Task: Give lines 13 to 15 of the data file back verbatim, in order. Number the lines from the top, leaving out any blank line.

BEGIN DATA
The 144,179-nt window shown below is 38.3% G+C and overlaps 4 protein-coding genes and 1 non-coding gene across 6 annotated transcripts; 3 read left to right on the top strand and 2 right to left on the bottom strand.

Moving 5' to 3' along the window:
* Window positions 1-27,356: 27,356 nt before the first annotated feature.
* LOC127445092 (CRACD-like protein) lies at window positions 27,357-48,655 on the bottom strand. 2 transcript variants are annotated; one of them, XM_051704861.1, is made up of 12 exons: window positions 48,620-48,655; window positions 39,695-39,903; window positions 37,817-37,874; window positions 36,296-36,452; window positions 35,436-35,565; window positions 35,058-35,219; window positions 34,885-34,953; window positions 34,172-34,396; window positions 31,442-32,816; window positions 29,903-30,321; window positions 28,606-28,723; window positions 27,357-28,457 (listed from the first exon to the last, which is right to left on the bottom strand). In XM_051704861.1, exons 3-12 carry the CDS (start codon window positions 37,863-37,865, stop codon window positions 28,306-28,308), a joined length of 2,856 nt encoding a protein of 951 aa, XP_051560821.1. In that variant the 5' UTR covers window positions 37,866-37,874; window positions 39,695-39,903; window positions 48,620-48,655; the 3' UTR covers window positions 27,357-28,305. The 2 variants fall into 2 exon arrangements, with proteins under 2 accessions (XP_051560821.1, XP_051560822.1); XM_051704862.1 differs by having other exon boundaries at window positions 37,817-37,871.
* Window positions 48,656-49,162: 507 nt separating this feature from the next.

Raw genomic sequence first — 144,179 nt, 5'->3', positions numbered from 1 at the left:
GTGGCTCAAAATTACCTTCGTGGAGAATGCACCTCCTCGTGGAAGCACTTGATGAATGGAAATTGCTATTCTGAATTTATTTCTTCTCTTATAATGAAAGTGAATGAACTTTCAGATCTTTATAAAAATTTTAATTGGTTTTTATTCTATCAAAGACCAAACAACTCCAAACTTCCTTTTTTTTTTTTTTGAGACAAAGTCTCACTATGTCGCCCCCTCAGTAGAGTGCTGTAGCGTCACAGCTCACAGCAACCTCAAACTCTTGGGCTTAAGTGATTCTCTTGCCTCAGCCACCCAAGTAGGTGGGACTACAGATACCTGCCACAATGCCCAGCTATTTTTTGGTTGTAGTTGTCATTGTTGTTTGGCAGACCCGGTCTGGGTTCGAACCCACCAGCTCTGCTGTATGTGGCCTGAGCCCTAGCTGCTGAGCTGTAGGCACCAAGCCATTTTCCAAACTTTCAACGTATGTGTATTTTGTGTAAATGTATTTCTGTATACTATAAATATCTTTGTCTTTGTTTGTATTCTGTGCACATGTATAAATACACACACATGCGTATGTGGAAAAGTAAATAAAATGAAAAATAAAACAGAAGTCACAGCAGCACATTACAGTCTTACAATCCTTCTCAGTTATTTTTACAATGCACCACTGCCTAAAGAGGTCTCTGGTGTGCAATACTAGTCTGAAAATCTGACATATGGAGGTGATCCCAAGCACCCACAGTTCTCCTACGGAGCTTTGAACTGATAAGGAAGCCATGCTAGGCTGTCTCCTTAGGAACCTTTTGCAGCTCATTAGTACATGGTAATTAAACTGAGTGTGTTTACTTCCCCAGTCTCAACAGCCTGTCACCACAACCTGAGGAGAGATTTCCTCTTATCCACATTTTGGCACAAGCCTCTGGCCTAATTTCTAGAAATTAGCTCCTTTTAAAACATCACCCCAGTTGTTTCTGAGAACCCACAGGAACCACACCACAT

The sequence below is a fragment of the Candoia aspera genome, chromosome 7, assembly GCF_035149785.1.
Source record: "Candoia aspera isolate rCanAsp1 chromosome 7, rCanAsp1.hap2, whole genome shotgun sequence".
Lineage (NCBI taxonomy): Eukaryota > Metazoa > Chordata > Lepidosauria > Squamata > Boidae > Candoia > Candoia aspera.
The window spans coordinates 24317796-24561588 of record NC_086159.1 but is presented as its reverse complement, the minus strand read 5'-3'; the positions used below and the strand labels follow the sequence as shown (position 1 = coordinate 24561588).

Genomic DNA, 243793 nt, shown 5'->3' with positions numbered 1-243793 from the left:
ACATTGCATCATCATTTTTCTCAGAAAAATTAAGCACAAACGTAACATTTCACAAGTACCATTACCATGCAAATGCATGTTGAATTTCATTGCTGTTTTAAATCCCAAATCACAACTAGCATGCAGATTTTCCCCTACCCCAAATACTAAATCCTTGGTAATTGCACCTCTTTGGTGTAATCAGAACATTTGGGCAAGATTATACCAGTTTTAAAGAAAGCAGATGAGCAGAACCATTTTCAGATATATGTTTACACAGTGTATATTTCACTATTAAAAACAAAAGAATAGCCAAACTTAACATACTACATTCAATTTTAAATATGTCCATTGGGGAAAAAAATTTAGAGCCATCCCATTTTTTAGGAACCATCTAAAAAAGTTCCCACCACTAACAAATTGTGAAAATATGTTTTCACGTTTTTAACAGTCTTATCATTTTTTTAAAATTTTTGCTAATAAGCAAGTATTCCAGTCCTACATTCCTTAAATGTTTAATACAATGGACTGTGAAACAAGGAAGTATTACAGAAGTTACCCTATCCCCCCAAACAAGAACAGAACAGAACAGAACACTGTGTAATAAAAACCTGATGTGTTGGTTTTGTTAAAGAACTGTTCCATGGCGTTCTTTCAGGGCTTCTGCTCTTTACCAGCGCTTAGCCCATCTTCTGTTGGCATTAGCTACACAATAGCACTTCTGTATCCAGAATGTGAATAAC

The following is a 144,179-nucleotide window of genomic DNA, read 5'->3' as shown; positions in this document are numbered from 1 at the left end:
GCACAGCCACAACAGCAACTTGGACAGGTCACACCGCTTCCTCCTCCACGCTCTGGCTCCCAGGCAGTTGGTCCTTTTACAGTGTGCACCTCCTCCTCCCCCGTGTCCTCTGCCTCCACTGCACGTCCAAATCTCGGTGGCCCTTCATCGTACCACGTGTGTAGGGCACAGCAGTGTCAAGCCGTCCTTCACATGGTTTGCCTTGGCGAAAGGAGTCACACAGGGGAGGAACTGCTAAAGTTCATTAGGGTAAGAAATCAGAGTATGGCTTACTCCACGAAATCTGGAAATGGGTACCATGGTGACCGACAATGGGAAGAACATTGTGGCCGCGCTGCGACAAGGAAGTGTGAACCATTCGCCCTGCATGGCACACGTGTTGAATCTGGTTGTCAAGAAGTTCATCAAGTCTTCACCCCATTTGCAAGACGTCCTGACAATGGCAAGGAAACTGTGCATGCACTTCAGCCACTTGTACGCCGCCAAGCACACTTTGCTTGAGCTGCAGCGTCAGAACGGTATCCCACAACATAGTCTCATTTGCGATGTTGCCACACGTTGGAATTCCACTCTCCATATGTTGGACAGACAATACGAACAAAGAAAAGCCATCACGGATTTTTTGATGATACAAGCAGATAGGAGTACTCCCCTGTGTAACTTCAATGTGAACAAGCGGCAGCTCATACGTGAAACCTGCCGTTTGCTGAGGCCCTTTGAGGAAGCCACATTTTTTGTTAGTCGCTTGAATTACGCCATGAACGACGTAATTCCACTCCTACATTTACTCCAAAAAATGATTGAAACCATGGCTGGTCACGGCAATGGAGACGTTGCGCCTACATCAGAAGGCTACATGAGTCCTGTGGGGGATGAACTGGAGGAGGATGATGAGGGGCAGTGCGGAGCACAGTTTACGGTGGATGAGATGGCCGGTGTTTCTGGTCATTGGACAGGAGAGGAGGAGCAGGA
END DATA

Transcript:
ACATTGCATCATCATTTTTCTCAGAAAAATTAAGCACAAACGTAACATTTCACAAGTACCATTACCATGCAAATGCATGTTGAATTTCATTGCTGTTTTAAATCCCAAATCACAACTAGCATGCAGATTTTCCCCTACCCCAAATACTAAATCCTTGGTAATTGCACCTCTTTGGTGTAATCAGAACATTTGGGCAAGATTATACCAGTTTTAAAGAAAGCAGATGAGCAGAACCATTTTCAGATATATGTTTACACAGTGTATATTTCACTATTAAAAACAAAAGAATAGCCAAACTTAACATACTACATTCAATTTTAAATATGTCCATTGGGGAAAAAAATTTAGAGCCATCCCATTTTTTAGGAACCATCTAAAAAAGTTCCCACCACTAACAAATTGTGAAAATATGTTTTCACGTTTTTAACAGTCTTATCATTTTTTTAAAATTTTTGCTAATAAGCAAGTATTCCAGTCCTACATTCCTTAAATGTTTAATACAATGGACTGTGAAACAAGGAAGTATTACAGAAGTTACCCTATCCCCCCAAACAAGAACAGAACAGAACAGAACACTGTGTAATAAAAACCTGATGTGTTGGTTTTGTTAAAGAACTGTTCCATGGCGTTCTTTCAGGGCTTCTGCTCTTTACCAGCGCTTAGCCCATCTTCTGTTGGCATTAGCTACACAATAGCACTTCTGTATCCAGAATGTGAATAAC

The following is a 144,179-nucleotide window of genomic DNA, read 5'->3' as shown; positions in this document are numbered from 1 at the left end:
GCACAGCCACAACAGCAACTTGGACAGGTCACACCGCTTCCTCCTCCACGCTCTGGCTCCCAGGCAGTTGGTCCTTTTACAGTGTGCACCTCCTCCTCCCCCGTGTCCTCTGCCTCCACTGCACGTCCAAATCTCGGTGGCCCTTCATCGTACCACGTGTGTAGGGCACAGCAGTGTCAAGCCGTCCTTCACATGGTTTGCCTTGGCGAAAGGAGTCACACAGGGGAGGAACTGCTAAAGTTCATTAGGGTAAGAAATCAGAGTATGGCTTACTCCACGAAATCTGGAAATGGGTACCATGGTGACCGACAATGGGAAGAACATTGTGGCCGCGCTGCGACAAGGAAGTGTGAACCATTCGCCCTGCATGGCACACGTGTTGAATCTGGTTGTCAAGAAGTTCATCAAGTCTTCACCCCATTTGCAAGACGTCCTGACAATGGCAAGGAAACTGTGCATGCACTTCAGCCACTTGTACGCCGCCAAGCACACTTTGCTTGAGCTGCAGCGTCAGAACGGTATCCCACAACATAGTCTCATTTGCGATGTTGCCACACGTTGGAATTCCACTCTCCATATGTTGGACAGACAATACGAACAAAGAAAAGCCATCACGGATTTTTTGATGATACAAGCAGATAGGAGTACTCCCCTGTGTAACTTCAATGTGAACAAGCGGCAGCTCATACGTGAAACCTGCCGTTTGCTGAGGCCCTTTGAGGAAGCCACATTTTTTGTTAGTCGCTTGAATTACGCCATGAACGACGTAATTCCACTCCTACATTTACTCCAAAAAATGATTGAAACCATGGCTGGTCACGGCAATGGAGACGTTGCGCCTACATCAGAAGGCTACATGAGTCCTGTGGGGGATGAACTGGAGGAGGATGATGAGGGGCAGTGCGGAGCACAGTTTACGGTGGATGAGATGGCCGGTGTTTCTGGTCATTGGACAGGAGAGGAGGAGCAGGA